Councils should ‘collaborate more’ in order to improve Scotland’s road network, auditors say.
A report from Audit Scotland today noted the proportion of Scottish roads classed as being in acceptable condition has remained constant at around 63% over the four years 2011/12 to 2014/15.
It also said councils, which are responsible for most of Scotland’s roads, spent 14% less on maintenance over the same period, and Transport Scotland spent £24m less on structural maintenance in 2014/15 than was considered necessary to maintain road condition at current levels.
Acknowledging local authorities are facing increasing financial pressures, Audit Scotland warned ‘urgent action’ should be taken to improve the Scottish road network.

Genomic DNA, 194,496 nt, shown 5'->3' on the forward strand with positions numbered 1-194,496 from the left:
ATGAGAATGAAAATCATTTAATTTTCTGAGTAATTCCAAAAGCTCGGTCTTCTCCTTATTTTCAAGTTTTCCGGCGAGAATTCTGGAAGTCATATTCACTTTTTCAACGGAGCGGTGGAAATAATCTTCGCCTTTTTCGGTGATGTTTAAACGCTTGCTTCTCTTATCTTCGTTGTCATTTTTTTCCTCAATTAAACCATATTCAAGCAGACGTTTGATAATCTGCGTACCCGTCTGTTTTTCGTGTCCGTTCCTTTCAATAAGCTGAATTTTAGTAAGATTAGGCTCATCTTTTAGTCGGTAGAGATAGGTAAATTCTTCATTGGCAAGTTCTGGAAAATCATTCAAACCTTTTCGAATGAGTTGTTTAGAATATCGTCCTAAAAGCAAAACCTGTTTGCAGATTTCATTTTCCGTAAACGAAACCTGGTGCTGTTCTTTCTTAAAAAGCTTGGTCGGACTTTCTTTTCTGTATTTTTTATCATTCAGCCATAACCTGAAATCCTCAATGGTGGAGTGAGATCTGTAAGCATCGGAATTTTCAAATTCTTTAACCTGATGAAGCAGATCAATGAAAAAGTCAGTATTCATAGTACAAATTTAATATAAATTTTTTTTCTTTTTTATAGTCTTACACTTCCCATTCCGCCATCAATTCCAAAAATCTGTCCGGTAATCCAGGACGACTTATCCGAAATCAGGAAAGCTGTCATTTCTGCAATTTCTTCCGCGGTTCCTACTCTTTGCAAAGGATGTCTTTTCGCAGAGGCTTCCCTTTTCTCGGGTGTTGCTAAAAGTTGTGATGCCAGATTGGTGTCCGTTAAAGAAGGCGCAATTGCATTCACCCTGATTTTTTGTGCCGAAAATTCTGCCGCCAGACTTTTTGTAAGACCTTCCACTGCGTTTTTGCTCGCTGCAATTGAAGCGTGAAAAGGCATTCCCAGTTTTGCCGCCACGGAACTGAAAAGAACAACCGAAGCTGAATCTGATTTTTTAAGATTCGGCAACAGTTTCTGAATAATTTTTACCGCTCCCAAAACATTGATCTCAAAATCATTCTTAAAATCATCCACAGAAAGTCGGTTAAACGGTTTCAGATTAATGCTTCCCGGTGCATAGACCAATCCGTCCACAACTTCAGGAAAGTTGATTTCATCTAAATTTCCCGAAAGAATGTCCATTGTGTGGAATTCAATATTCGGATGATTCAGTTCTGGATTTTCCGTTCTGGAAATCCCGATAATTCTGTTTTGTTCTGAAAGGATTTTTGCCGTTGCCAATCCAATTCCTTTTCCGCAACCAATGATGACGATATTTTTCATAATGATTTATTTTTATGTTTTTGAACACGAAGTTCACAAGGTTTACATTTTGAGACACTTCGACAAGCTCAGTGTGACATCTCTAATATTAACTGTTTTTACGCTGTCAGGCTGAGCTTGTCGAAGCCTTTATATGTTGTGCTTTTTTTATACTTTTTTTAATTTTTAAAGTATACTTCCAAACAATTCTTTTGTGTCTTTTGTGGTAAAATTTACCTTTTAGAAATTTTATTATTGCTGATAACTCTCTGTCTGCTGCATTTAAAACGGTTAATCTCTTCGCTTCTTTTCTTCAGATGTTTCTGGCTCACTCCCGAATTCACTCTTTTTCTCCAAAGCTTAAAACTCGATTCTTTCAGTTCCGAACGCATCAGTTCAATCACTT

The auditors recommended councils share roads maintenance services on a regional basis, a practice they said local authorities had been slow at developing.
Accounts commission chair Douglas Sinclair said: ‘The state of our roads is a major concern for the public. Surveys show that they remain dissatisfied, despite these concerns being flagged up in our two previous reports. Their voice needs to be listened to.
‘Councils face increasing pressures and challenges but progress in developing a shared services approach for roads has been disappointingly slow. They can and should collaborate much more to secure better value for money.’
Auditor general Caroline Gardner also commented: ‘A well-maintained roads network is vital for Scotland's economic prosperity. We cannot afford to neglect it. What is needed is a longer term view which takes into account both the need for new roads and the proper maintenance of what we have at present.’